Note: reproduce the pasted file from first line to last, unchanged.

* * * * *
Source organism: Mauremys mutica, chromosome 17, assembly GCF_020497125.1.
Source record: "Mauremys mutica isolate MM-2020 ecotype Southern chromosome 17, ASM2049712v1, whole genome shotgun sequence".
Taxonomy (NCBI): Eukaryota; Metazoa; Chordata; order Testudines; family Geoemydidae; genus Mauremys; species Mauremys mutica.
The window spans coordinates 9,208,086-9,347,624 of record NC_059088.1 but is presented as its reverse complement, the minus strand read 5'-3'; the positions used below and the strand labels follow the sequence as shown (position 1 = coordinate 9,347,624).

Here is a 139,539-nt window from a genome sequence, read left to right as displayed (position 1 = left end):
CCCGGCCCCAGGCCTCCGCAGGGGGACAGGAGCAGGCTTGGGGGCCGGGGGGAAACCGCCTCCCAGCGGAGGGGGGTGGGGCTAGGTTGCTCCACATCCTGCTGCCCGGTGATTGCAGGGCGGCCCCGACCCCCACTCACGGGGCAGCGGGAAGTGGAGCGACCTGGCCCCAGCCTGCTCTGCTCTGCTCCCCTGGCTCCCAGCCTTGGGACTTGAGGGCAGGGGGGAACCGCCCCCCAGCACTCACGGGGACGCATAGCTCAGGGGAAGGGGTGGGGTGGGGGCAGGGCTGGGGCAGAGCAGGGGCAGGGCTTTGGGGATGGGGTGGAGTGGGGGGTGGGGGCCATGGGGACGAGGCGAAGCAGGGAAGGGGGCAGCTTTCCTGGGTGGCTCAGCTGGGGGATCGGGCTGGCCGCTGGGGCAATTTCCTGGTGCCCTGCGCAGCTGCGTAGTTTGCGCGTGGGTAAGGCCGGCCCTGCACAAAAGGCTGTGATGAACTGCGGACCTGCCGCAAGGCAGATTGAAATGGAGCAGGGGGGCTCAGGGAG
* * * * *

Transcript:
Source organism: Mauremys mutica, chromosome 17, assembly GCF_020497125.1.
Source record: "Mauremys mutica isolate MM-2020 ecotype Southern chromosome 17, ASM2049712v1, whole genome shotgun sequence".
Taxonomy (NCBI): Eukaryota; Metazoa; Chordata; order Testudines; family Geoemydidae; genus Mauremys; species Mauremys mutica.
The window spans coordinates 9,208,086-9,347,624 of record NC_059088.1 but is presented as its reverse complement, the minus strand read 5'-3'; the positions used below and the strand labels follow the sequence as shown (position 1 = coordinate 9,347,624).

Here is a 139,539-nt window from a genome sequence, read left to right as displayed (position 1 = left end):
CCCGGCCCCAGGCCTCCGCAGGGGGACAGGAGCAGGCTTGGGGGCCGGGGGGAAACCGCCTCCCAGCGGAGGGGGGTGGGGCTAGGTTGCTCCACATCCTGCTGCCCGGTGATTGCAGGGCGGCCCCGACCCCCACTCACGGGGCAGCGGGAAGTGGAGCGACCTGGCCCCAGCCTGCTCTGCTCTGCTCCCCTGGCTCCCAGCCTTGGGACTTGAGGGCAGGGGGGAACCGCCCCCCAGCACTCACGGGGACGCATAGCTCAGGGGAAGGGGTGGGGTGGGGGCAGGGCTGGGGCAGAGCAGGGGCAGGGCTTTGGGGATGGGGTGGAGTGGGGGGTGGGGGCCATGGGGACGAGGCGAAGCAGGGAAGGGGGCAGCTTTCCTGGGTGGCTCAGCTGGGGGATCGGGCTGGCCGCTGGGGCAATTTCCTGGTGCCCTGCGCAGCTGCGTAGTTTGCGCGTGGGTAAGGCCGGCCCTGCACAAAAGGCTGTGATGAACTGCGGACCTGCCGCAAGGCAGATTGAAATGGAGCAGGGGGGCTCAGGGAG